Meditating over Past Sins with Abel’s Music

Fading. © Charles Thibo

Early morning in our garden. The heat and the lack of rain took its toll: What should be green and lush is of a fading green turning to yellow and brown. The morning hours are cool, the early breeze is a welcome contrast to the oppressive heat of the day. Every morning – I write this on one of the first days of August – I look at the sky and utter a very short prayer: Rain, please. The absence of rain has never hit me as hard as this year. I have to confront a problem I associated with the Sahel zone, not with Luxembourg. West winds should bring us rain showers from the Atlantic in July and August. These two months used to be the most abundant in rain. Not any more.

This fact commands a new form of humbleness. For all the money in our bank accounts, we cannot buy rain. And we cannot reverse climate change. All we can do is mitigate the consequences of past sins. We can try to change our style of life and we can try to convert others to do so too. At times I feel like one of those Medieval priest trying to convert his flock to turn away from sin and embrace the guidance of the church. I can try to lead by example and I can preach – the outcome however is quite uncertain.

Humbleness – a virtue shining through Carl Friedrich Abel’s Concerto for Flute and Strings No. 2 in E Minor (WK 47). We have met Abel before as the composer of a wonderful Viola da Gamba Sonata in E minor. The concerto is just as lovely. It is part of a set of six such concerts and it was written some time before 1759 and published for the first time in 1763 in Leipzig. The date of its composition puts it into the start-up phase of Abel’s career as a composer.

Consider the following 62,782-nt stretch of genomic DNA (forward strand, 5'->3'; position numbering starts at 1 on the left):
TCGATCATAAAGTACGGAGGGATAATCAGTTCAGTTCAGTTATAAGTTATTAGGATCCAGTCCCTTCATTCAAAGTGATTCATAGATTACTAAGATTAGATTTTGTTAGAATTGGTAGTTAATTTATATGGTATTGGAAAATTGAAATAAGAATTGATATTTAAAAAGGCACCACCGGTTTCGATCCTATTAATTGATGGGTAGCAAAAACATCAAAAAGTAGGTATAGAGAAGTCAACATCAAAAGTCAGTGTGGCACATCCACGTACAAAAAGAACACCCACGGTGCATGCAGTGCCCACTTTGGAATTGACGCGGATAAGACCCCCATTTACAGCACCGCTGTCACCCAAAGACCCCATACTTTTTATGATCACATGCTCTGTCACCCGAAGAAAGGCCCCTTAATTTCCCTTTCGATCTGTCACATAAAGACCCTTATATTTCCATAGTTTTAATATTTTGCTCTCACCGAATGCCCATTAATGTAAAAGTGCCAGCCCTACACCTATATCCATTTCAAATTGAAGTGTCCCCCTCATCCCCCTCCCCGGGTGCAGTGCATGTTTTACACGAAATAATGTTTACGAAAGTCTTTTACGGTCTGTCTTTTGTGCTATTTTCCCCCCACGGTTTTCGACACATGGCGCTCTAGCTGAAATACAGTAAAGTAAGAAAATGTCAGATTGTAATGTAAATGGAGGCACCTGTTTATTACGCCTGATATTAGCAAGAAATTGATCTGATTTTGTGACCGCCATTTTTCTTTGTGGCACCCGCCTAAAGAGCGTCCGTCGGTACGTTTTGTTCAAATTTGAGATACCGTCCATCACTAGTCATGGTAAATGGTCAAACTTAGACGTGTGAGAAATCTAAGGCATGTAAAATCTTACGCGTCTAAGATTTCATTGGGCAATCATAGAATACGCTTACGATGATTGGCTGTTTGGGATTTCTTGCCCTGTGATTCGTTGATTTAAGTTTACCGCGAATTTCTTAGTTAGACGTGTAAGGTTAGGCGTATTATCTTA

The gifted viol player had joined the Saxon court in Dresden in 1746, possibly with the help of the Bach family. He left the city however in 1757 and when Prussian troops had occupied it during the Seven Years War. The researchers for Oxford Music Online state Abel “then travelled, visiting the house of Goethe’s family in Frankfurt and probably the musical centres of Mannheim and Paris.” It was however in Dresden that his career as a composer had its starting point: He wrote solo and trio sonatas as well as concertos that were advertised in the catalogue of the publisher Breitkopf & Härtel, the oldest music publisher of the world.

The style of Abel’s concerto fits the general description of his music: energetic, light-hearted, rich in harmonies and expressive. The flute provides in this case the melodic lead and at the same time the lighter, consoling, optimistic element while the strings keep the piece bound to the earth and invite to reflection and self-reflection in my case in the light of the gravity of the situation.

Abel’s Concerto for Flute and Strings No. 2 in E Minor has been recorded by the ensemble Nordic Affect.

 

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de Chareli

Writer, photographer, piano student, music enthusiast. And a lot more. You are welcome to follow my blog.

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